I believe that people are inherently good. Most people anyway. Having the fundraiser for my best friend’s little girl, RaiLee, proved to me that people can be caring and kind. People I’d never met before gave very generously.
Rai had just turned 4 years old when she was diagnosed with DIPG (diffuse intrinsic pontine glioma) on October 6th of this year. Since then I’ve learned a lot about it, and about the community that is affected by this terrible cancer. It’s nasty and the diagnosis is never promising. These tumors are located in the middle part of the brain stem. They grow diffusely, which means they grow between the nerves, throughout the brain stem, taking surgical removal off the table. There doesn’t seem to be any treatment that works across the board. Sometimes radiation can improve symptoms for a short time, but that’s not always the case and it’s not always an option. Some kids live years past diagnosis. Some, only weeks.
Precious RaiLee gained her angel wings on November 4th, which would’ve also been my brother’s 33rd birthday. Rai’s parents lovingly donated her tumor to a study that’s being conducted by Children’s Hospital in Cincinnati in hopes that it will bring us one step closer to a cure. RaiLee was the very first child to participate in this study who hadn’t received radiation treatment.
When I got the call that Rai was sick, it absolutely broke my heart. Once I was able to begin to think somewhat clearly, I started looking for some kind of way that I could help. I found a page on Facebook called “Sunshine Snail Mail”. It was started by a woman whose nephew battled DIPG from 1/8/14 – 2/17/15. The page connects kids who need a smile or a little “sunshine” with people who want to send it. You can send a card, a letter, small gifts like stickers or even handmade blankets, whatever you want. The “goal is to bring as many smiles to as many children as possible”. With Rai’s mom’s go-ahead, I signed her and her big sister Jaid up. I think they got a lot of mail.
The page recently started a sign up for Christmas cards so I added Jaid to the list. Last week, she even sent out some cards of her own! I love that little girl.
I’ve sent 77 Christmas cards so far. (Allen’s probably going to start rationing the amount of money I can spend on stamps!) There are so many kids with DIPG, even though they say it’s “rare”. There are so many kids with pediatric cancer of all types. I can’t imagine what these kids or families are going through, but I have an idea now. And as many tears as I cry for them, I know that’s not even a fraction of what they’re dealing with.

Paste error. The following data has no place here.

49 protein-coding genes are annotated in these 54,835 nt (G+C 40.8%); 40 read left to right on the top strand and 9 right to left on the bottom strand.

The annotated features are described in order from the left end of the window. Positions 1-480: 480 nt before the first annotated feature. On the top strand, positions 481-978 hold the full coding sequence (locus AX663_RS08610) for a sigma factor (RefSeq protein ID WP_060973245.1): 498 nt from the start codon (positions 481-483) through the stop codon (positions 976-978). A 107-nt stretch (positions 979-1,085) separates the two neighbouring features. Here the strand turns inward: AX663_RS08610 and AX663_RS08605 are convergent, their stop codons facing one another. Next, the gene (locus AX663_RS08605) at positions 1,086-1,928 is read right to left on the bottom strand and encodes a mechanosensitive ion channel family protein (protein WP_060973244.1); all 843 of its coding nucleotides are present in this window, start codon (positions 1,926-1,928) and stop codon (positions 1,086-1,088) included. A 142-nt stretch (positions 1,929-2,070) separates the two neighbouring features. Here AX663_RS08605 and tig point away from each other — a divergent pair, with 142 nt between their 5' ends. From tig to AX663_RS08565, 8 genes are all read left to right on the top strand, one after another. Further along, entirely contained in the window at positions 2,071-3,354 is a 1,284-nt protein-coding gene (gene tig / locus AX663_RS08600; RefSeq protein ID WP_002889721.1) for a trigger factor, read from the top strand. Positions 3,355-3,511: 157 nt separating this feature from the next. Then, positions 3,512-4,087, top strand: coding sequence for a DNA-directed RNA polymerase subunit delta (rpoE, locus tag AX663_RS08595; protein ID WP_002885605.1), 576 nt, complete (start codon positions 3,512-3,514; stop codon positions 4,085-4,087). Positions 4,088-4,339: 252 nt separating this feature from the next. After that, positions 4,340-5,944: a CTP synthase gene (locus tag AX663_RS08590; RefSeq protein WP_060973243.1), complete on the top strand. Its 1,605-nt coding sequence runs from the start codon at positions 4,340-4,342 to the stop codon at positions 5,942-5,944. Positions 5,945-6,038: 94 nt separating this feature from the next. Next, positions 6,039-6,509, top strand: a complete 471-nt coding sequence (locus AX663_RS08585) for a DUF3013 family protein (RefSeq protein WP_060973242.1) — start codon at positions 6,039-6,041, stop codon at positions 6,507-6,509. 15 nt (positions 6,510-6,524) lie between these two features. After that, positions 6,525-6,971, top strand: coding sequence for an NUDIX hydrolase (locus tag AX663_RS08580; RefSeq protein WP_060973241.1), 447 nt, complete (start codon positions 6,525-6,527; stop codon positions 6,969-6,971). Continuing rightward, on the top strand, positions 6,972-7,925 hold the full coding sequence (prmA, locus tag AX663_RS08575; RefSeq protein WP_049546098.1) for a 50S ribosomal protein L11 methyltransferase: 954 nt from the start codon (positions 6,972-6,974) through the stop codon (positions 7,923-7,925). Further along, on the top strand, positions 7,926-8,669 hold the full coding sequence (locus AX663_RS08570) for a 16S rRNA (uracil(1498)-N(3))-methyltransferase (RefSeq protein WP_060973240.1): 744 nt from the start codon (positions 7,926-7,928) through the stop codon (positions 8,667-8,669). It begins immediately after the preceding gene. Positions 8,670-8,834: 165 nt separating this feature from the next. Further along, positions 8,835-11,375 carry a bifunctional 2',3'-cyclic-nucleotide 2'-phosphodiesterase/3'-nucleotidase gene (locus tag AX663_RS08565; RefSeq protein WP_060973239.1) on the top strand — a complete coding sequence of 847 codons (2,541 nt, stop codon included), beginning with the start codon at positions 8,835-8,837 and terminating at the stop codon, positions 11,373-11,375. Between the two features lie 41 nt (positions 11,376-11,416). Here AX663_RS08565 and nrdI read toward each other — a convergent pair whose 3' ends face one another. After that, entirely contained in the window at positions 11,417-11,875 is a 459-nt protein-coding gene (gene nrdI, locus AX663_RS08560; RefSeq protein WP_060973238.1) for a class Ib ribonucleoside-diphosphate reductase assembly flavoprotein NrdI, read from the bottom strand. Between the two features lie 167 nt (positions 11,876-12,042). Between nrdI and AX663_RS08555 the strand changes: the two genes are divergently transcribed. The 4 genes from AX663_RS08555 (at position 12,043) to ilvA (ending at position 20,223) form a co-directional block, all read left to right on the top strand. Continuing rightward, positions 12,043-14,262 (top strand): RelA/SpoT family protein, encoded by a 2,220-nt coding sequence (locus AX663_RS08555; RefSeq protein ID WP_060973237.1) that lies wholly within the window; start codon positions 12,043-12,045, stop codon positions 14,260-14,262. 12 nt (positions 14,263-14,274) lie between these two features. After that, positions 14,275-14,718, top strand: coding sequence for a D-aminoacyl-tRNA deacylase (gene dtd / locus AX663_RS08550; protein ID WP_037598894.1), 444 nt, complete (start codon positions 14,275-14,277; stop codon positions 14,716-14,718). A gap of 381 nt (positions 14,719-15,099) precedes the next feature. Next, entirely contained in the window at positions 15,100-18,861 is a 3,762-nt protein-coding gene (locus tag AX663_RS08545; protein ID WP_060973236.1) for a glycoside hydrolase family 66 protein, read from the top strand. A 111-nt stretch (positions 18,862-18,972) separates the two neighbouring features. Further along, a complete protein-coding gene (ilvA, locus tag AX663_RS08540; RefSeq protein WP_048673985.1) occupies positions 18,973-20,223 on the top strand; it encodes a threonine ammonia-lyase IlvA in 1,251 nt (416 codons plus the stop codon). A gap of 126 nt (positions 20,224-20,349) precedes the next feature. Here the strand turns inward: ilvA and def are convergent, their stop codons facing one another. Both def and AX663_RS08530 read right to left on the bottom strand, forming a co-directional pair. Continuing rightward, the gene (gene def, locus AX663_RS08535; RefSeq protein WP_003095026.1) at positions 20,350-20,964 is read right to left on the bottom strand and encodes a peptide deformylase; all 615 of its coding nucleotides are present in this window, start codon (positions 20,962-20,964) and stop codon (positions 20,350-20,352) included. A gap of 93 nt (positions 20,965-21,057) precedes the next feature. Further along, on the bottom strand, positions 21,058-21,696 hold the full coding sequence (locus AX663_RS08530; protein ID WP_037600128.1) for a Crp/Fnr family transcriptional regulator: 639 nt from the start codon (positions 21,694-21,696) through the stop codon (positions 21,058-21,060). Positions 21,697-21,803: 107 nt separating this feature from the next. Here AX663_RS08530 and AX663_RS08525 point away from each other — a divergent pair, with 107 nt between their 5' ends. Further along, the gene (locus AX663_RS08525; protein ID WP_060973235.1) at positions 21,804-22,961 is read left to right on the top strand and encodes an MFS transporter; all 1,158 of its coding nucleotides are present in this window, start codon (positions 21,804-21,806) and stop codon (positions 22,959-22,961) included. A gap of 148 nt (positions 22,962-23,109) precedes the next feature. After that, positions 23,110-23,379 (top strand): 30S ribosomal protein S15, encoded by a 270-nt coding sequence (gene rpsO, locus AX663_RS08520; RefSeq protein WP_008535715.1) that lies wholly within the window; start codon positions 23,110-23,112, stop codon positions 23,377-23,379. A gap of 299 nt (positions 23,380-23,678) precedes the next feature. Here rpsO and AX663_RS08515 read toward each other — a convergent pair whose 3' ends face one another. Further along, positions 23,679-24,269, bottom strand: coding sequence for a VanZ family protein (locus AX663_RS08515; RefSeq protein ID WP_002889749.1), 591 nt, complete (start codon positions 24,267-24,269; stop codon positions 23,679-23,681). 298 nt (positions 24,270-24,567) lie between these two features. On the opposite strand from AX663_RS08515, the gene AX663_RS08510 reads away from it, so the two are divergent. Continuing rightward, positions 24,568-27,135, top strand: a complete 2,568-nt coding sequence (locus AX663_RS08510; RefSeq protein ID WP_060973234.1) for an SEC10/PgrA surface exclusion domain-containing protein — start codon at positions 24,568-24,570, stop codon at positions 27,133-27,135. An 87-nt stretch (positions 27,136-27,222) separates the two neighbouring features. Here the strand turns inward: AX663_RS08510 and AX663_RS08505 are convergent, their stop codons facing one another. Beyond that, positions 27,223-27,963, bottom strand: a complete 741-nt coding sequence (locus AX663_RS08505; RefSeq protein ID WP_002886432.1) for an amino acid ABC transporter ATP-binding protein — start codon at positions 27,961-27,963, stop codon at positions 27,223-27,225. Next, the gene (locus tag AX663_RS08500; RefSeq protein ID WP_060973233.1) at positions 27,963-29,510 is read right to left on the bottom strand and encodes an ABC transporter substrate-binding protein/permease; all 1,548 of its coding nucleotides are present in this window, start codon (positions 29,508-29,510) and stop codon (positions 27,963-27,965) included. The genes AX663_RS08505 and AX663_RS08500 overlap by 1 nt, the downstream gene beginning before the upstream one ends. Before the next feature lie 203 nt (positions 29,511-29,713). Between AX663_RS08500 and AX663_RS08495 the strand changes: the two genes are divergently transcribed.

If you’re sending out Christmas cards this year, or if you already have, and maybe have one or two leftover, please consider sending to a child or family on this page. It’s only the cost of a stamp. But it’ll be worth so much more to the child who gets excited and smiles when they receive mail. The next time you’re shopping for a birthday card for a loved one, maybe pick up a cheery thinking of you card and drop that in the mail as well. New kids are added just about every day.
Also, if you’re shopping on Amazon this season, you can go to AmazonSmile instead. AmazonSmile is the same as Amazon, but it’s also a simple and automatic way for you to support your favorite charitable organization every time you shop, at no cost to you. Amazon will donate a portion of the purchase price to whatever charity you choose, and you can select from almost one million organizations! I highly recommend “The Cure Starts Now”, an organization dedicated to finding a homerun cure for cancer starting with pediatric brain cancer research. Rai’s parents are working on starting the first chapter in Kentucky in her name. Also, Make-a-Wish is an amazing program and they were so generous and kind to Rai’s family.